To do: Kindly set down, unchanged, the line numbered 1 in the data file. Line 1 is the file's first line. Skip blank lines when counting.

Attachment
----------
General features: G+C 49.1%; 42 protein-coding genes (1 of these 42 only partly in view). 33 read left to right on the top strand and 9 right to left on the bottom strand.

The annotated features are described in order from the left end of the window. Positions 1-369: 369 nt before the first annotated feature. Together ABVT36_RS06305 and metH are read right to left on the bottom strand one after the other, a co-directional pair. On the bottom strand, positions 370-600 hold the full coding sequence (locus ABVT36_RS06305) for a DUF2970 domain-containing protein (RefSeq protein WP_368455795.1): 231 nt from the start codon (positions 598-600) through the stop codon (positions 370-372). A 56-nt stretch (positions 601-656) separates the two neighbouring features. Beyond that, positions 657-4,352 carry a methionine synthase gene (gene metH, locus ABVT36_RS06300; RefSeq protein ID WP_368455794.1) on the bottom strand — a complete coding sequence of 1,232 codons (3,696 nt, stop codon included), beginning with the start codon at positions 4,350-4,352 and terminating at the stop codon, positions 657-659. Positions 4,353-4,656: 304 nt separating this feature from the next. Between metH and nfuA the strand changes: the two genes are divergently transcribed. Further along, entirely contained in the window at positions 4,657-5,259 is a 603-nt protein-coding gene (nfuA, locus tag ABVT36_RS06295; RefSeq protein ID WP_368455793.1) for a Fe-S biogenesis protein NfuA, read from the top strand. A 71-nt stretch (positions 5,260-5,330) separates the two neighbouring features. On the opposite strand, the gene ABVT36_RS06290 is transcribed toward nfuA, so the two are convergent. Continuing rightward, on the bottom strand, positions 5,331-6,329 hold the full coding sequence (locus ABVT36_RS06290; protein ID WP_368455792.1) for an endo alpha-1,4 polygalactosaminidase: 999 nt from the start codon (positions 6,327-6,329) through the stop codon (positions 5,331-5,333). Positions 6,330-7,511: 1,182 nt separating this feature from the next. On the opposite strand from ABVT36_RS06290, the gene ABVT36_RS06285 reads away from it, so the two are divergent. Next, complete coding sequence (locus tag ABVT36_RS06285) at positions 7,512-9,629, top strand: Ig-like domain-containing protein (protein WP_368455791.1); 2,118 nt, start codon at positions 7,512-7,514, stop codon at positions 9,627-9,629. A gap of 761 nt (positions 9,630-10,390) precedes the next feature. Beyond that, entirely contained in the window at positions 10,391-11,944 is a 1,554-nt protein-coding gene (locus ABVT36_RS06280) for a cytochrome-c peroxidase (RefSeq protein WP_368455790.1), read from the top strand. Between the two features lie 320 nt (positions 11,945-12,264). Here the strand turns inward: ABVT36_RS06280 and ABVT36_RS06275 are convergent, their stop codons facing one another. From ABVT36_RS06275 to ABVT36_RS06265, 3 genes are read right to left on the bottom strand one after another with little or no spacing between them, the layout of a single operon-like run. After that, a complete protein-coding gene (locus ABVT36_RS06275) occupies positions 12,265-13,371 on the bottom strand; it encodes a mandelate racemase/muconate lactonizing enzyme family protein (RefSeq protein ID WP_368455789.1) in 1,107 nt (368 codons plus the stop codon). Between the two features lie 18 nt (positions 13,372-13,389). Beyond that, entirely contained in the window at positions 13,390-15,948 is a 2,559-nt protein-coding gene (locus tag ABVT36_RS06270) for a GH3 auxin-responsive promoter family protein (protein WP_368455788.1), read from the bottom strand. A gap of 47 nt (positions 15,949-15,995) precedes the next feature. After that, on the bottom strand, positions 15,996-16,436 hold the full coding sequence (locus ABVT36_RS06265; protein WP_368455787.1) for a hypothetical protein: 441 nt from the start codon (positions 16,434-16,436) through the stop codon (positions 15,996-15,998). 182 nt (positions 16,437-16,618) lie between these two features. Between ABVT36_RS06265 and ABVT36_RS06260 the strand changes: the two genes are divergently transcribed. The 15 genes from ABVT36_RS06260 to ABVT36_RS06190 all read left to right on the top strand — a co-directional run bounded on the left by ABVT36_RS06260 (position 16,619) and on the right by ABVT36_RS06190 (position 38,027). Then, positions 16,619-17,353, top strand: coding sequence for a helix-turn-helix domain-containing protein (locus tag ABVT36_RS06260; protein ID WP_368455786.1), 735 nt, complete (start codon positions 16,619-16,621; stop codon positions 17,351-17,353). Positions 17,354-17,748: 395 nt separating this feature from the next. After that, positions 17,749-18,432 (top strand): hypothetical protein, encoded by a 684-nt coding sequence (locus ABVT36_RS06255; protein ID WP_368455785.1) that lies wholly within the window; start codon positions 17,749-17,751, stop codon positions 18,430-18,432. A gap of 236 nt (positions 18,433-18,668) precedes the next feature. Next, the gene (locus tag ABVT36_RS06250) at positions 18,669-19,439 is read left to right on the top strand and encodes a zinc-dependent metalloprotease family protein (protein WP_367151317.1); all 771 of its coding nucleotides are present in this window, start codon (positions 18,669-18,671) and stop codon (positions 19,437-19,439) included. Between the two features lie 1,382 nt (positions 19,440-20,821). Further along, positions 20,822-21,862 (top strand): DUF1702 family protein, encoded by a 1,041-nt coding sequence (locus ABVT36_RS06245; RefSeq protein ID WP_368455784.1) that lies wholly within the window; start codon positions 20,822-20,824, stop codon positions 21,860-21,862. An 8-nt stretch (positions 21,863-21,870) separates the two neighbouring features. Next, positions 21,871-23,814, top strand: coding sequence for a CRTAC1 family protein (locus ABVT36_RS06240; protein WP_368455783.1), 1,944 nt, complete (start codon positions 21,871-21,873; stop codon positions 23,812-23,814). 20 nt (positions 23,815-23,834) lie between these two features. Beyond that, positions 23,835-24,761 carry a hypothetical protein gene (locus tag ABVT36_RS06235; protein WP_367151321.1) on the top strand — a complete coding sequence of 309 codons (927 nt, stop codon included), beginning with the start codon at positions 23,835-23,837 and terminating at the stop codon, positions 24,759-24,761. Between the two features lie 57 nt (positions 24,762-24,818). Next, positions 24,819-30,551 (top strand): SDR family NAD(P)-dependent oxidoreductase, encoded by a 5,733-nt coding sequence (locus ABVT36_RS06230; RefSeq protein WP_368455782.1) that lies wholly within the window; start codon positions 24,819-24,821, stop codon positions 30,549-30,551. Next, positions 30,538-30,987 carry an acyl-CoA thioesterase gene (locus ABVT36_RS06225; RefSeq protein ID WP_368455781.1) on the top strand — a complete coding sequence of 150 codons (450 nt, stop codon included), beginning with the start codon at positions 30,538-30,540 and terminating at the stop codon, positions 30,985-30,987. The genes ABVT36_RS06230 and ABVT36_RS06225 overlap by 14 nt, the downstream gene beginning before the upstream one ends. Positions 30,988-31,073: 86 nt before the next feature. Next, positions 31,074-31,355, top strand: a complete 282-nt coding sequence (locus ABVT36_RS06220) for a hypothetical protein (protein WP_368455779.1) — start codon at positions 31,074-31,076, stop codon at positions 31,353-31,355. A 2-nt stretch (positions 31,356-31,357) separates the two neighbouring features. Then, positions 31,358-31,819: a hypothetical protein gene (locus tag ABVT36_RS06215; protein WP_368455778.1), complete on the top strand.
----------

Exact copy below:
General features: G+C 49.1%; 42 protein-coding genes (1 of these 42 only partly in view). 33 read left to right on the top strand and 9 right to left on the bottom strand.